[This is a sponsored post from Lambley Nursery, Ascot, Victoria. Browse Lambley’s full perennial catalogue]


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7 years ago

David, your vivid description of life in England in winter made both hubby and I laugh! Having lived in Oz for well over 40 yrs it s easy to forget how horrid the UK winters were. I have always said how short and sweet winters are here. To me there are only really 2 seasons here, winter for 3 months and summer for the rest of the year! My bulbs all flowered extremely early this year and half our trees had barely lost their leaves before they were back in bud again. A very brief winter in Sydney indeed.
I have never attempted Crocus growing but do remember them fondly from the gardens of my childhood. Would they be suitable for our Sydney climate or do they need a cold start to get them on their way?
Your photos are just stunning.

David Glenn
7 years ago
Reply to  SpicyRedHead

One advantage of living in central Victoria is that we can easily grow so many dry climate bulbs. Most need a relatively cold winter to do well or even to do at all. Sydney isn’t the best spot to grow Crocus but then you can grow frangipani.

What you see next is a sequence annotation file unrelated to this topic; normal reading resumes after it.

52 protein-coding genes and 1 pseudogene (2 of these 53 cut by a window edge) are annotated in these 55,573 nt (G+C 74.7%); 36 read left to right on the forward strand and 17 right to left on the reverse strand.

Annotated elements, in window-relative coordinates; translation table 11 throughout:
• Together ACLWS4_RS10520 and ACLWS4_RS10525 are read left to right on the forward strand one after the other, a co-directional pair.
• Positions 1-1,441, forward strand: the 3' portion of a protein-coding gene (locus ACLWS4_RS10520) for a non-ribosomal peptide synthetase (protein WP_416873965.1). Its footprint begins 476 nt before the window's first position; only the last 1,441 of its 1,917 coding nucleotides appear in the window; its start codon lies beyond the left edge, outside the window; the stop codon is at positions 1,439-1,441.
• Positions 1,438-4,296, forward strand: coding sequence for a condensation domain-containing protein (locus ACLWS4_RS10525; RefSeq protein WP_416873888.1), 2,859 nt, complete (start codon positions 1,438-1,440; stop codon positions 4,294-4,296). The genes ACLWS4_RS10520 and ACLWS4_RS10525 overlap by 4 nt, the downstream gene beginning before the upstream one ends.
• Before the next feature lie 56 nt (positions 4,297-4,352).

Catherine Stewart
7 years ago

I love the way your photographs have caught the low winter sun on the crocus petals. I’m always torn between wishing my Sydney garden could chill down to allow me to grow such plants, and being very glad that it doesn’t!

Julie Thomson
7 years ago

The delicacy and subtle beauty of cold weather specimens make this tropical gardener envious. But I have a ring of white crocus that comes up every spring in our southern shade that makes me smile. Lovely pictures.

David Glenn
7 years ago
Reply to  Julie Thomson

I’m a bit puzzled about the Crocus which flower in your tropical garden each spring. Do you know their botanical name. I know that Zephyranthes, sometimes called Crocus, grow and flower in the tropics but they are generally summer and autumn flowering.

Julie Thomson
7 years ago
Reply to  David Glenn

I am not sure of the name of these, what I always thought were crocus, but will take a pic and see if you can identify, David.

Julie Thomson
7 years ago

Actually, you’re right. They are zephyranthes or rain lillies. But they ARE flowering now! We have had deluges of rain this winter ( normally our dry season) and it has thrown flowering cycles into a spin for many specimens.